Garnishments withhold a specified sum from an employee’s wages to satisfy a debt or fulfill a court order. Garnishment orders are handled by Payroll. Information is not shared with departments, and garnishment deductions do not appear on any distributed reports.

Depending on the agency initiating the garnishment, other terms are sometimes used to refer to withholding an employee’s wages, such as:

  • Levy: Federal government
  • Earnings Withholding Order: State of California
  • Wage Assignment: Sheriff’s departments, child support agencies, district attorneys and family support divisions

Upon receipt of a garnishment order, Payroll notifies employees before beginning to garnish their wages. Payroll sends copies of all required paperwork to employees, and alerts them about when the garnishment will begin.

Stanford employees should never sign or accept garnishment orders from outside processors. If approached, employees should direct processors to the University Payments Office.

  • After the required waiting period (as defined in the garnishment order) is completed, Payroll deducts a portion of the employee’s salary earned from future paychecks until the terms of the garnishment order have been satisfied (i.e., the debt has been paid) or the garnishment is withdrawn.
  • The terms of the garnishment (i.e., the amount withheld each pay period) is defined by the taxing agency or plaintiff named in the order. Only the issuer of the garnishment has legal authority to modify payment terms or withdraw the garnishment order.
  • Payroll also deducts an additional administrative fee of $1.00 per garnishment per pay period.

An employee who receives a garnishment order from Payroll should do the following:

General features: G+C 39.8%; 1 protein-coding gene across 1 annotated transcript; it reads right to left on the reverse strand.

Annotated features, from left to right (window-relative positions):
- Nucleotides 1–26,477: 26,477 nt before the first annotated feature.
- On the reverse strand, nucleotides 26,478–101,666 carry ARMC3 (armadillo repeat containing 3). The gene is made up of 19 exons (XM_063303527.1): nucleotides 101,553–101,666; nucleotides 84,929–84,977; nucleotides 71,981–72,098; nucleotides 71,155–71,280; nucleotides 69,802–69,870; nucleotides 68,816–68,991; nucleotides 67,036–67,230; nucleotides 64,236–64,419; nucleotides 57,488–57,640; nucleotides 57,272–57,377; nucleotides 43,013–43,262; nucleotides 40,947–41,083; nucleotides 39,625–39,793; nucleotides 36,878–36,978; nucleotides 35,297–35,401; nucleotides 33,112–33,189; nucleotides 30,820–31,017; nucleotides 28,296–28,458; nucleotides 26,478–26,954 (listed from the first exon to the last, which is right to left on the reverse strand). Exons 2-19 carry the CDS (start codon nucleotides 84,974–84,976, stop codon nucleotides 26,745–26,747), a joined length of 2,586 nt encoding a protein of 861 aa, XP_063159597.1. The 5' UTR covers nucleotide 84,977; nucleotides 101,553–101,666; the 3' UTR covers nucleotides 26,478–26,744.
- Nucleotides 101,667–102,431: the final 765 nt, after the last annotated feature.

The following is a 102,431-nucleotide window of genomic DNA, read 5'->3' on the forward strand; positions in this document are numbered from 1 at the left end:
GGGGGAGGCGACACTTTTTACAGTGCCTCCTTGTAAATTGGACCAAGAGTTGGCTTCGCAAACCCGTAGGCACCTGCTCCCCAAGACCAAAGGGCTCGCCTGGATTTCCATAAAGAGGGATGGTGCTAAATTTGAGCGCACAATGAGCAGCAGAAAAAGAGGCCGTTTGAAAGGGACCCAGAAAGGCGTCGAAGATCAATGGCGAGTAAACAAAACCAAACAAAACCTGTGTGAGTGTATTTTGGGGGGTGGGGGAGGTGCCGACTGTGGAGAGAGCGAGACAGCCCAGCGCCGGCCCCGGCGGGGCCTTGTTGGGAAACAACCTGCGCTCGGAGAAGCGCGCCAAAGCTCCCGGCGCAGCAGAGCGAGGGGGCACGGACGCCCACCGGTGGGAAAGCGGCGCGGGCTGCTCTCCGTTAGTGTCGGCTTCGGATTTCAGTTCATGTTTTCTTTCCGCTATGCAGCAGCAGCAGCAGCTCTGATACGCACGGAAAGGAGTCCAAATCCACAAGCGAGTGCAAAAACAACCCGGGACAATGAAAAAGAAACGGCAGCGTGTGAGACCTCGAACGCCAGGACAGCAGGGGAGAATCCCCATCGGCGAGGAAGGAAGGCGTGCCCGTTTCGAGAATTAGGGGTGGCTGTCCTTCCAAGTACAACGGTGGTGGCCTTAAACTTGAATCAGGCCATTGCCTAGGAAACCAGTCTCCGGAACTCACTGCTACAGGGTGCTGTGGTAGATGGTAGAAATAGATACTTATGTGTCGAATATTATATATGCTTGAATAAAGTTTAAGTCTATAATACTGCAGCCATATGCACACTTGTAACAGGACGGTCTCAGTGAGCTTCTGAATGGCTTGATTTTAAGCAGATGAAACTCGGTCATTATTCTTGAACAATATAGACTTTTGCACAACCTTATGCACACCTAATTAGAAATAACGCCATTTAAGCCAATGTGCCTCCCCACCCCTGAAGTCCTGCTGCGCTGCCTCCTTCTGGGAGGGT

1. Carefully read all garnishment documentation upon receipt.
  2. As needed, contact the appropriate agency or an attorney to request alternative arrangements.
  3. Promptly respond to federal and state tax garnishments by:
    • Completing the Statement of Exemptions Form (Parts 4 and 5), included in the garnishment documentation received from Payroll. This statement confirms the number of dependents for the employees, which determines the exempt amount from garnishment of each paycheck.
      If Payroll does not receive the Statement of Exemptions Form, employees receive the default exemption specified by the IRS, which is "single -- with one exemption.” This exemption results in the maximum amount of garnishment to be taken from each paycheck. Contact the IRS to pursue an alternative payment plan.
  4. Obtain a written release from the agency when the terms of the garnishment order are satisfied (i.e., the debt is paid in full). The agency then contacts Stanford and informs them the terms of the garnishment were satisfied, but it may not happen in a timely manner.
  5. Send the written release to Payroll. This ensures timely discontinuation of the deductions from employees’ paychecks. Payroll ceases deductions with the first paycheck issued after receipt of the written release.
  6. Keep all copies of a garnishment for at least seven years.

In most cases, inquiries from law enforcement (including Stanford University Department of Public Safety) regarding current Stanford employees should be directed to the Office of General Counsel (OGC) for response. As a general rule, employee information (beyond that which is available on StanfordWho cannot be disclosed to law enforcement, except with the consent of the employee, in response to a subpoena or after consultation with the OGC.

Questions?

arrow_upward
Back to Top